AirWest was the new airline and it provided eight non-stops a day using fifty passenger DeHaviland Dash 7 aircraft. From day one it looked like a success story, but by the mid 80's small regional airlines were going out of business as the oil and banking business tanked. As Houston's economy faltered, the owners of planes sought security by selling their planes, thus within a two year period, the airport, along with all other area airports, lost half of their based customers. The downturn reduced property values and caused a panic amongst many investors, real estate speculators and banks.


After the devastating 80's came the 90's recovery period. Thanks to many of its loyal customers, West Houston remained a viable FAA reliever airport and began to re-establish its community presence. In 1991 the airport hosted the American Bonanza Society annual convention. Thanks to William H. Bush, the President of the American Bonanza Society, who set up the location and with it over three-hundred fifty Beechcraft owners attended. This helped propel the airport back to its 70's leadership position. Other organizations headquartered or met at IWS to promote their agendas including the local chapter of the 99's, the local chapter of the EAA, Harris County Air Search and Rescue, the Civil Air Patrol, the Commemorative Air Force and others. It was a way that the airport could give back to the community.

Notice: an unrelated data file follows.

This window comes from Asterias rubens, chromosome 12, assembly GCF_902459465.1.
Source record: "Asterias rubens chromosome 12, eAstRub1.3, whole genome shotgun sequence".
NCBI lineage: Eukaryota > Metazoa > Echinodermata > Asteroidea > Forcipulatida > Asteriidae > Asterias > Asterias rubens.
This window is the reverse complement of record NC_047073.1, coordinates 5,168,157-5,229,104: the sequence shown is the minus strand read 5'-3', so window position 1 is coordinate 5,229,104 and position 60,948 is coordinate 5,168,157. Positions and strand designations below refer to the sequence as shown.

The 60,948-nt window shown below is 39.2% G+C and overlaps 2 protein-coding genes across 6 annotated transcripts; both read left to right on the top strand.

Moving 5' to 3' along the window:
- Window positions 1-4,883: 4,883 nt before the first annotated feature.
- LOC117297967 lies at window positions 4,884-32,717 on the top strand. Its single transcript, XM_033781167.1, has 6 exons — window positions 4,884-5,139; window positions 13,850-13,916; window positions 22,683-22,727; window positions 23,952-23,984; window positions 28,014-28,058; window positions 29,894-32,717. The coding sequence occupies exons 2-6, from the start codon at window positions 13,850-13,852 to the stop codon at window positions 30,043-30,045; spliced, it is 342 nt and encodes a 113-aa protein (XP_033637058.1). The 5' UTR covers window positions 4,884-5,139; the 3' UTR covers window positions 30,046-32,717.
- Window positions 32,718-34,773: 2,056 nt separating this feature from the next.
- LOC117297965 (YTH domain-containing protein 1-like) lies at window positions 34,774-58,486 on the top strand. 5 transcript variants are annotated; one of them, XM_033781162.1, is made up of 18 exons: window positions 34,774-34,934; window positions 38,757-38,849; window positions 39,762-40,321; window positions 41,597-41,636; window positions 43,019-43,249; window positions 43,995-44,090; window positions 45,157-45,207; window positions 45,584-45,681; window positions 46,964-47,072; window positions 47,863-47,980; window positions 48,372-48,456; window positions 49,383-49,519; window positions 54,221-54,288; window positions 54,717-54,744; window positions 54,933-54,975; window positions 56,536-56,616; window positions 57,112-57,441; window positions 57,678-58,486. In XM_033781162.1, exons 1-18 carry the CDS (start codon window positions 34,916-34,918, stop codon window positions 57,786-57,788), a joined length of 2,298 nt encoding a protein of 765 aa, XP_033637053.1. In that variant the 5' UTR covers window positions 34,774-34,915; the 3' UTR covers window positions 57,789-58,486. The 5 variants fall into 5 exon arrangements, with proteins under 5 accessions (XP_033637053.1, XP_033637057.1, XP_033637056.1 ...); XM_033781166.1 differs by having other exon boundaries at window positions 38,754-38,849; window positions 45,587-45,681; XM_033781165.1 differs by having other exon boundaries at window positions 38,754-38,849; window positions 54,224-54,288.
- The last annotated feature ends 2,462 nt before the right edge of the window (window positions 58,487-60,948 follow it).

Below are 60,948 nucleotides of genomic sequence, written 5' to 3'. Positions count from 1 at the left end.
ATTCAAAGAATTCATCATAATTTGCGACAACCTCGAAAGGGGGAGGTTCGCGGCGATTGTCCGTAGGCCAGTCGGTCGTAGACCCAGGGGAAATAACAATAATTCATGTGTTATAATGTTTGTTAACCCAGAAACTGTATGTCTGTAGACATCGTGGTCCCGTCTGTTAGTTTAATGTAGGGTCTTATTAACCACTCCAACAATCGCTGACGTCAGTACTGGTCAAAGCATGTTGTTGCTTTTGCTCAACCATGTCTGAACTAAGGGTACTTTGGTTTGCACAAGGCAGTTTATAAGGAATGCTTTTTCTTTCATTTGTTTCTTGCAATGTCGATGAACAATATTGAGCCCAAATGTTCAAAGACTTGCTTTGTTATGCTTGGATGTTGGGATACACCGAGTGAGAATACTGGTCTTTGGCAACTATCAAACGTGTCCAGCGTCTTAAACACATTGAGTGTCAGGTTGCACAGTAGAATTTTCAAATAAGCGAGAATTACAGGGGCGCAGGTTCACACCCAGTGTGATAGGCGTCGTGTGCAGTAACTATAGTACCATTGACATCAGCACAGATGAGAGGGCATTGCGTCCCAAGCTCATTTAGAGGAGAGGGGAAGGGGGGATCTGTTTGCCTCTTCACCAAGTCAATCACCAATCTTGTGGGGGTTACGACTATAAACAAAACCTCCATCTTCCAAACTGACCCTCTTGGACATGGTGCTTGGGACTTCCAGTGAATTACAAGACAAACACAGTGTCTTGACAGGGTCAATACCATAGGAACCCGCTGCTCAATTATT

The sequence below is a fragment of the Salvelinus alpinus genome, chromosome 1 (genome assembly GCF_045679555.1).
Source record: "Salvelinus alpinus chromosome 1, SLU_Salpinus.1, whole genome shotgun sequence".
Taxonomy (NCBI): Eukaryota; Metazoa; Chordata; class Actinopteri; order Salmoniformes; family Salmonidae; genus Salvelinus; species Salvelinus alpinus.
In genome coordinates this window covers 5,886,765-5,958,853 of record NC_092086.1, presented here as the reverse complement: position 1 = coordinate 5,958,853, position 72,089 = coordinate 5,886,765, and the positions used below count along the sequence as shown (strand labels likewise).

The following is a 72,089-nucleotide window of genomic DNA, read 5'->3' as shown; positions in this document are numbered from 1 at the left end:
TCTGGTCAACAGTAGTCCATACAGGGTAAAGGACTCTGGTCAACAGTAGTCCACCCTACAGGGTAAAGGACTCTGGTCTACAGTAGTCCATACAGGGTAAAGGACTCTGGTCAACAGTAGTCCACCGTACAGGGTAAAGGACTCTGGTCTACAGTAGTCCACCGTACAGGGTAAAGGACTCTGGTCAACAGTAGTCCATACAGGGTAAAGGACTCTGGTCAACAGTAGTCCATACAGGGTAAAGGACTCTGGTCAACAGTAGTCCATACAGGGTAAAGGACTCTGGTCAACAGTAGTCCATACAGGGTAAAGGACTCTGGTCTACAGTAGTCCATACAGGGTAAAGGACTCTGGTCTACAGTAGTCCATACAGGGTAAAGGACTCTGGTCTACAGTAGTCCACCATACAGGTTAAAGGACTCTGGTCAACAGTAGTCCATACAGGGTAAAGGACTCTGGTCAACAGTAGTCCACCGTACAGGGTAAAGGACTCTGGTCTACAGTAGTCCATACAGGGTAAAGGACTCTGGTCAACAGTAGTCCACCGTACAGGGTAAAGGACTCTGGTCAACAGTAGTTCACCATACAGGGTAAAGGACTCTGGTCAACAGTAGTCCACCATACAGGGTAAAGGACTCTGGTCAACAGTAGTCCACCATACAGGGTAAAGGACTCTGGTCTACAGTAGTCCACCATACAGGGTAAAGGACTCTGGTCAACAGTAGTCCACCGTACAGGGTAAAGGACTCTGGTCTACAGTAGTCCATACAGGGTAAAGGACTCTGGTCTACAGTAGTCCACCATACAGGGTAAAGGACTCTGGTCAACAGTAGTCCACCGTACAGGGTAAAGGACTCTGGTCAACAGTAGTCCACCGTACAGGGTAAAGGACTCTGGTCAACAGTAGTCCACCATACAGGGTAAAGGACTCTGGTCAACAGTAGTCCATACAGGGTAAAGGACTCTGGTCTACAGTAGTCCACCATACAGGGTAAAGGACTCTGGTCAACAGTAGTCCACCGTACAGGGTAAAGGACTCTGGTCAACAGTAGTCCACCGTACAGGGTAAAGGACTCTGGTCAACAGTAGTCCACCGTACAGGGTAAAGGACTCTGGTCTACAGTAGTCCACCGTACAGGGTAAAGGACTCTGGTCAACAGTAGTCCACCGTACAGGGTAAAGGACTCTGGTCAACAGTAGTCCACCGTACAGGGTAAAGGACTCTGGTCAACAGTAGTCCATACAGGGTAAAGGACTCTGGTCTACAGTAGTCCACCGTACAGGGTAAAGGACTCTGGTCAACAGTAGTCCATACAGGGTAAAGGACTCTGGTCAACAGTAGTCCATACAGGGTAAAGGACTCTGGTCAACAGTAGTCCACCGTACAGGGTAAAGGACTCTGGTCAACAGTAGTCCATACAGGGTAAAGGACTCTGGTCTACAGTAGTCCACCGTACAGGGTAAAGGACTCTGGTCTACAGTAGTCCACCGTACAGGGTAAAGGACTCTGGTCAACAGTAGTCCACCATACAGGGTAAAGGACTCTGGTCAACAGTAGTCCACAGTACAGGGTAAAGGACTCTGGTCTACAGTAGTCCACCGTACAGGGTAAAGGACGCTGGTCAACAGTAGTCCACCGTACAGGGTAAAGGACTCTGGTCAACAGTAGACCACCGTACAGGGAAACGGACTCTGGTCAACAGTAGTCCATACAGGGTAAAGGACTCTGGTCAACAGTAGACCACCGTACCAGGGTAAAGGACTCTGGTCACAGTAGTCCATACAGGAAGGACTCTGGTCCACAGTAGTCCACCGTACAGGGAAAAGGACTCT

With the 90's behind and the future looking brighter, enter in the Millennium. The airport continued its upswing, gaining new third party owned hangars and prevailing in a lawsuit filed by a few disgruntled lot owners who desired to turn the aviation subdivision into an industrial park rather than what it was developed for, an aviation community of the highest standards. After the conclusion of the first twenty years of subdivision management, the airport along with the majority of property owners within the subdivision formed an association for the purpose of enhancing its creativity and high standards. The success of this became apparent as when 2010 passed, many private hangars had been constructed and numerous more on the drawing board, giving the airport over 500,000 square feet of hangar space.


In 2012 the Airport celebrated its 50th anniversary after a complete remodel of its terminal building and parking area. Some 600 guests attended the airport's first fifty years and the loyal aviation enthusiasts that made it happen.


Today, West Houston Airport is a vibrant community asset producing over three hundred direct and indirect jobs and providing more than $100,000,000 in annual airport related revenues from the many airport related businesses. With close to four hundred based aircraft and 150,000 annual operations, West Houston Airport is poised for the future. It's all about Location, Location, Location!


Thanks for the memories!